If the latest opinion polls are right, the center-left Social Democrats will finish first. In coming weeks, they look likely to form a (potentially unwieldy) governing coalition with the Green Party and the pro-business Free Democrats, which would be Germany's first-ever governing alliance of more than two parties.

Change?

Though he's a man of the center-left, Olaf Scholz, current finance minister and most likely next chancellor, wouldn't represent a radical break from Merkel. He's among the more fiscally frugal of Germany's Social Democrats, and after decades in German politics, he's an experienced technocrat and a skilled manager of political alliances.

Nor would a change in government radically shift Germany's foreign and trade policies. Its new government, whoever it includes, will keep strong security ties with the United States and NATO and protect opportunities to expand economic relations with China. Germany's dependence on Russian energy will demand a continuation of Merkel's pragmatic approach to Vladimir Putin's government.

Scholz's conviction that a strong and cohesive EU is good for Germany will limit any temptation to get tougher with the governments of Poland and Hungary over their violations of EU rules and principles. And aware that COVID can widen gaps between richer and poorer EU countries, and that anti-EU economic populism remains a potent force in Italy and elsewhere, he's likely to support a generous approach to pandemic recovery in southern Europe.

But climate policy, an area where Merkel concedes she should have done more, will be an important and interesting story to watch. Given its leadership within the EU and its standing as the world's fourth largest economy, the influence of Germany's next government on climate policy will be crucial to global climate strategies. A new German government with Scholz as chancellor will likely push the pace of transition from carbon to renewable energy, at least in part because the Green Party coalition partner will push for this as hard as it can. The Greens must show progress on the climate front to maintain political credibility and popularity. If the Free Democrats are indeed part of the coalition, they'll push hard to limit tax increases to pay for tougher climate action, but they won't blow up the coalition that gives them a seat at Germany's governing table.

Merkel's legacy

Even in a country that values stability and continuity, Angela Merkel's 16-year run is remarkable. More than once she's proved the maxim that it's not the smartest or strongest who survives, but the one most adaptable to change. Merkel is smart and strong, to be sure, but she'll be remembered longest – by both devoted admirers and bitter critics – as the leader who insisted Germany could and should do more to help indebted countries survive Europe's sovereign debt crisis (2010-12) and to manage the surge of migrants that followed unrest in the Middle East (2015-16). Her improvisational talents also led her to change tack on nuclear power (after the 2011 Fukushima disaster in Japan) and on common European debt.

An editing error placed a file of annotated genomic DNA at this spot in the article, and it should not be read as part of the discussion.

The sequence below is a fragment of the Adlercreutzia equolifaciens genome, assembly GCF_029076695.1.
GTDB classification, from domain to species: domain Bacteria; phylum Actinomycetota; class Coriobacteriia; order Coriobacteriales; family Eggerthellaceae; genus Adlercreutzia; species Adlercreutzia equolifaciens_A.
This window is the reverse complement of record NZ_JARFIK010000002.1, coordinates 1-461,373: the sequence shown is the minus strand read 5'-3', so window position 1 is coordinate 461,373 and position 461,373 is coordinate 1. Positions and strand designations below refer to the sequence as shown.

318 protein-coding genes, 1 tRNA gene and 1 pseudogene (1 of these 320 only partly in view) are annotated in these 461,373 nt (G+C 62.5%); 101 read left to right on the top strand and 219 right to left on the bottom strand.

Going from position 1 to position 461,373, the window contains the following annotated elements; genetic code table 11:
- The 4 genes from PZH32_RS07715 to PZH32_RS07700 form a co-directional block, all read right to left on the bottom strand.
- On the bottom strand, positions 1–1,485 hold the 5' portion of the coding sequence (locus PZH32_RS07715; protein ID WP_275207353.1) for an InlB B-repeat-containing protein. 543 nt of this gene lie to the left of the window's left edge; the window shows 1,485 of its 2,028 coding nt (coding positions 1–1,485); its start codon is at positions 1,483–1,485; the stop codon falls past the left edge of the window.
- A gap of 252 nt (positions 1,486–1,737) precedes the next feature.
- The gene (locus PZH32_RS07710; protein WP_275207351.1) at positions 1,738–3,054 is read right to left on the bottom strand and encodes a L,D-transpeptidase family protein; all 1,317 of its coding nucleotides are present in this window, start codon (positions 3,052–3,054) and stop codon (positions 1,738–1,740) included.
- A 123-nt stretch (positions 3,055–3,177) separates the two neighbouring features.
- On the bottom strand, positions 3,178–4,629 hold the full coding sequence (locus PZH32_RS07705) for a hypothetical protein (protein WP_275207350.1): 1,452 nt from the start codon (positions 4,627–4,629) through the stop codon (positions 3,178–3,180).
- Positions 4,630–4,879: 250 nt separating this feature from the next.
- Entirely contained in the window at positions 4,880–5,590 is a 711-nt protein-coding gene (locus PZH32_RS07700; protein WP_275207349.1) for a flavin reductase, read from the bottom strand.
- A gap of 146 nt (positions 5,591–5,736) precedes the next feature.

But the main reason Merkel leaves power with an 80 percent approval rating is that, whether she receives more credit than she deserves, she has presided over a period of economic expansion and prosperity in Germany that few other world leaders can match. It's all the more remarkable then that her party looks set to find itself in opposition once a new government is formed. It's Merkel that German voters like, not her political family.

Bottom-line: Whatever he accomplishes as Germany's next chancellor, Olaf Scholz will find Angela Merkel a tough act to follow.

Germany's Chancellor Angela Merkel has seen a lot during her 16 years in power. She's navigated a global economic recession, multiple wars in the Middle East which sparked an EU refugee crisis, and now a once-in-a-generation pandemic. Often the only woman in the room, Merkel has had to learn to tactfully deal with dozens of idiosyncratic world leaders. Many have come and gone since 2005, but Merkel has won elections again and again. We take a look at who she's dealt with from the top five democracies (by economic size) throughout her tenure.

In May 2020, economic historian Adam Tooze told GZERO World he feared 1 in 5 American workers could still be out of job now due to COVID. It didn't happen. Why? Tooze says he failed to anticipate how quickly we'd get highly effective vaccines, and the scale of the economic stimulus the government was willing to put up. During the 2008 financial crisis, he explains, "we were still beginning to flex our muscles with regards to economic policy, and the scale of fiscal and monetary stimulus that we've seen is as unprecedented as the shock of the spring of last year."

Watch Tooze's interview with Ian Bremmer on the latest episode of GZERO World, airing on US public television starting Friday 9/23/21. Check local listings.

Will Evergrande be China's Lehman Bros? Chinese authorities are bracing for the increasingly likely default of Evergrande, the country's most indebted property developer. If Evergrande — a gargantuan corporation with properties in 200 cities across China — stiffs its creditors, that'll send shockwaves throughout the country's financial system, and the wider Chinese economy and society. The possible ripple effects on home buyers and countless companies and individuals that do business with or are owed money by Evergrande have invited comparisons with Lehman Brothers, the US investment bank whose 2008 collapse triggered an American financial crisis that quickly spread to the entire world. Although in principle authoritarian China has ways of containing the fallout, the potential for social unrest is real — and opacity could make it worse. More broadly, the demise of such a big player in the country's once-booming real estate market, which accounts for over 7 percent of GDP, would expose the shaky foundations of China's debt-driven economic growth model, eroding confidence in China both at home and abroad.

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Betrayal. Treason. Duplicity. These are some of the words used by the French government to describe the US' recent decision to freeze Paris out of a new security pact with the UK and Australia in the Indo-Pacific, which nixed a contract for Australia to buy French submarines.

Macron's subsequent tough stance against one of its oldest and closest allies is unusual, including his decision to briefly recall the French ambassador from Washington, the first time a French president has done so. But this headstrong strategy is also a deliberate diplomatic choice.

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43: Eight months into the job, US President Biden's approval rating has hit a new low of 43 percent, a six-point drop since August. Of all the US presidents elected since World War II, only Donald Trump had a lower approval rating at this stage of his presidency. It sure looks like Biden's honeymoon period is over.